Social assistance and related programs are an important part of life in the 13 Mi’kmaq communities of Nova Scotia. Given the substantive importance of social assistance and related programs in Mi’kmaq communities, it is surprising how little research has been conducted on the subject. This research aims to understand the origins of economic dependence and the related emergence of social assistance among the Mi’kmaq in Nova Scotia. We identify key historical periods and processes that have shaped the current policy landscape. A defining characteristic of social policy on reserve has been the fact that First Nations themselves have had very little say in how programs such as social assistance are designed and delivered. There is hope that a more self-determined and holistic approach may emerge.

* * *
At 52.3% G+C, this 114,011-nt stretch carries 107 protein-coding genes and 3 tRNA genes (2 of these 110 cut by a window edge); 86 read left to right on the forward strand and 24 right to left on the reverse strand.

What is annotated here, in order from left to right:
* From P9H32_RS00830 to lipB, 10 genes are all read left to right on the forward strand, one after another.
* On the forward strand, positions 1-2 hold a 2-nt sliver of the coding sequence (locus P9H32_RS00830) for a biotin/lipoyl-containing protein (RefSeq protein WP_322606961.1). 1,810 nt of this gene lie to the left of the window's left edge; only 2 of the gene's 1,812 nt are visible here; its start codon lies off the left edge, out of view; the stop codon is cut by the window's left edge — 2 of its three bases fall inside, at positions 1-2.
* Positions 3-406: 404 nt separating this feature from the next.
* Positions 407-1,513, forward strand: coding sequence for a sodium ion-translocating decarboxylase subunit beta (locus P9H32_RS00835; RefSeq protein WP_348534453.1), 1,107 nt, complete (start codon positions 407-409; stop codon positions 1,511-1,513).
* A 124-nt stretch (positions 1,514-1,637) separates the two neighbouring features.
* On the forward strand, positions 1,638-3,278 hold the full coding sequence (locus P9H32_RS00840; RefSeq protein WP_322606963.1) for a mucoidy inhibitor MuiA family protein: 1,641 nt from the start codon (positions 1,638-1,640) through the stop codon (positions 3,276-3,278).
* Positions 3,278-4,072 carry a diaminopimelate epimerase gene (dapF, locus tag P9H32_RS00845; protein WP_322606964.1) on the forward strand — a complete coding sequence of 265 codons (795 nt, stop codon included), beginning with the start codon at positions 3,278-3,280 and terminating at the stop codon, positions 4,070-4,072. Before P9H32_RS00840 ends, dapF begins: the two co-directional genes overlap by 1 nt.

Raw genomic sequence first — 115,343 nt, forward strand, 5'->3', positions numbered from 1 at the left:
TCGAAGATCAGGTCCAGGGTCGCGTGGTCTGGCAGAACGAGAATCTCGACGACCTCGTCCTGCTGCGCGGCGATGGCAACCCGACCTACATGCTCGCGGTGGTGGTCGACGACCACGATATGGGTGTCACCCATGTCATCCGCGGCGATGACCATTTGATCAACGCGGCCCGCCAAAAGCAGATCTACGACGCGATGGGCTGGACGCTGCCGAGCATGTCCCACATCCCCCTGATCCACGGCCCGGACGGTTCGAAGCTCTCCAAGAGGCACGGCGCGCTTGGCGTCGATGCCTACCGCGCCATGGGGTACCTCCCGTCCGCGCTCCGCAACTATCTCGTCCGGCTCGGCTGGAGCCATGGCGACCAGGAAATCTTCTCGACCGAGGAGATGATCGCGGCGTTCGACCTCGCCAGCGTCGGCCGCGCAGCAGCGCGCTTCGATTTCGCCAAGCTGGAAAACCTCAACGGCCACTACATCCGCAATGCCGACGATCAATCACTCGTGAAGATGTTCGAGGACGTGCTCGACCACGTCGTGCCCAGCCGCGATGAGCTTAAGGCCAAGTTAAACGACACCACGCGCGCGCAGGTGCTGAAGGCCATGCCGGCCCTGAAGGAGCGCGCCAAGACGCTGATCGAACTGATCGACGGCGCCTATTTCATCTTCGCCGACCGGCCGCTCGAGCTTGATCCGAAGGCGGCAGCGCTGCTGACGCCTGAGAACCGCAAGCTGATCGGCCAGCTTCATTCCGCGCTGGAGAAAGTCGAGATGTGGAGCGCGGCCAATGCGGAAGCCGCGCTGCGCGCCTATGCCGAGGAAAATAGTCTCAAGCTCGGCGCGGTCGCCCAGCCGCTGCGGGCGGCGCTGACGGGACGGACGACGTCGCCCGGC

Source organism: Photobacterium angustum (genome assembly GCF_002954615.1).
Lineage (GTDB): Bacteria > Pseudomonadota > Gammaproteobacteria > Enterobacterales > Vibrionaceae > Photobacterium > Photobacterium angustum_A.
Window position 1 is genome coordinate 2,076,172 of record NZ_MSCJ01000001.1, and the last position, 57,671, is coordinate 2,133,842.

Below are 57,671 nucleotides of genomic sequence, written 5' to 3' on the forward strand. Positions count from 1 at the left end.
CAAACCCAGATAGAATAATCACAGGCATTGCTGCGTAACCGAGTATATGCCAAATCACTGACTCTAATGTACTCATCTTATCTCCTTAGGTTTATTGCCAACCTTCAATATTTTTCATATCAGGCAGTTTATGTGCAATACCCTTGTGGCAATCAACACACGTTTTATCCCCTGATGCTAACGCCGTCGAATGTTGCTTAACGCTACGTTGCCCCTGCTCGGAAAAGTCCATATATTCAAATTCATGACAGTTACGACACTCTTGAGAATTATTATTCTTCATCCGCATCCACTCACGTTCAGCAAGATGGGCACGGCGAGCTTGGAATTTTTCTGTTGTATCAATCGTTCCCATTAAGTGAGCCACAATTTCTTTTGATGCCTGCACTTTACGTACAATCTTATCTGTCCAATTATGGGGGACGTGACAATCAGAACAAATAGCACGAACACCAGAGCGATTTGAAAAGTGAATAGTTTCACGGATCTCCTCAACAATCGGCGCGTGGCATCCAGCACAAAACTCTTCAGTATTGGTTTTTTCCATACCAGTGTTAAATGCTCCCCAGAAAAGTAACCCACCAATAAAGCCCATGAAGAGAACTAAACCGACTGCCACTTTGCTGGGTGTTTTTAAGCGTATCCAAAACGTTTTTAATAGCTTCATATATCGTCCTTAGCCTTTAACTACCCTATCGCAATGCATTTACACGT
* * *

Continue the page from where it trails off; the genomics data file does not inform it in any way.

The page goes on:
The San’yas Indigenous Cultural Safety Training Program is an Indigenous-led, policy-driven, and systems-level educational intervention to foster health equity and mitigate the effects of systemic racism experienced by Indigenous people in health and other sectors. Currently, San’yas is being scaled-up across Canada. This article focuses on the following: (a) the pedagogical underpinnings of San’yas grounded in transformational learning principles and Indigenous knowledges; (b) the scope, reach, and scale-up of San’yas as an explicit anti-racism educational intervention; (c) its unique program delivery approaches; and (d) program evaluation trends. We discuss the insights gained from implementing San’yas over the past decade, which will be relevant for leaders and policy-makers concerned with implementing anti-racism educational interventions as part of broader system transformation.
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